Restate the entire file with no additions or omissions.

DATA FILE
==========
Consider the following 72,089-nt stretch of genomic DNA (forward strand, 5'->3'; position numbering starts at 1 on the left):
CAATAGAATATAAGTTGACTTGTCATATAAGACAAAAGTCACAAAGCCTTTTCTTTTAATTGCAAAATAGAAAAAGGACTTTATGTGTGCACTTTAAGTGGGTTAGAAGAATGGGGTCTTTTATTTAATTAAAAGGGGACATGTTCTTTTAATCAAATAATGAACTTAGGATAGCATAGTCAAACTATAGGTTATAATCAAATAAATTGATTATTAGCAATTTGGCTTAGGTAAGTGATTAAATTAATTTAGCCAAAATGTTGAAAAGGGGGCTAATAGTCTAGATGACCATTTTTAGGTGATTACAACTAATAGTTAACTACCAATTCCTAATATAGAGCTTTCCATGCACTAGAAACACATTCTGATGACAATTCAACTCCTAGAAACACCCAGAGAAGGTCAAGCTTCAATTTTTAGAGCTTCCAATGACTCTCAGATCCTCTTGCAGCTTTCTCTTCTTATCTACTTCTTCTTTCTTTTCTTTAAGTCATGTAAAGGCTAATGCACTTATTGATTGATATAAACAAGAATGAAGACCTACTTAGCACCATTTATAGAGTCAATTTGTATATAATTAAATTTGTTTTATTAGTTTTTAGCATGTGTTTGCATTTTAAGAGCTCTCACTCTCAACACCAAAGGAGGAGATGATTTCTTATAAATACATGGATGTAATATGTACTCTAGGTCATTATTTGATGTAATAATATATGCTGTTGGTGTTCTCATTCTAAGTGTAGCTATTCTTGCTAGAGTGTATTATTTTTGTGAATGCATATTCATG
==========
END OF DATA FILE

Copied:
Consider the following 72,089-nt stretch of genomic DNA (forward strand, 5'->3'; position numbering starts at 1 on the left):
CAATAGAATATAAGTTGACTTGTCATATAAGACAAAAGTCACAAAGCCTTTTCTTTTAATTGCAAAATAGAAAAAGGACTTTATGTGTGCACTTTAAGTGGGTTAGAAGAATGGGGTCTTTTATTTAATTAAAAGGGGACATGTTCTTTTAATCAAATAATGAACTTAGGATAGCATAGTCAAACTATAGGTTATAATCAAATAAATTGATTATTAGCAATTTGGCTTAGGTAAGTGATTAAATTAATTTAGCCAAAATGTTGAAAAGGGGGCTAATAGTCTAGATGACCATTTTTAGGTGATTACAACTAATAGTTAACTACCAATTCCTAATATAGAGCTTTCCATGCACTAGAAACACATTCTGATGACAATTCAACTCCTAGAAACACCCAGAGAAGGTCAAGCTTCAATTTTTAGAGCTTCCAATGACTCTCAGATCCTCTTGCAGCTTTCTCTTCTTATCTACTTCTTCTTTCTTTTCTTTAAGTCATGTAAAGGCTAATGCACTTATTGATTGATATAAACAAGAATGAAGACCTACTTAGCACCATTTATAGAGTCAATTTGTATATAATTAAATTTGTTTTATTAGTTTTTAGCATGTGTTTGCATTTTAAGAGCTCTCACTCTCAACACCAAAGGAGGAGATGATTTCTTATAAATACATGGATGTAATATGTACTCTAGGTCATTATTTGATGTAATAATATATGCTGTTGGTGTTCTCATTCTAAGTGTAGCTATTCTTGCTAGAGTGTATTATTTTTGTGAATGCATATTCATG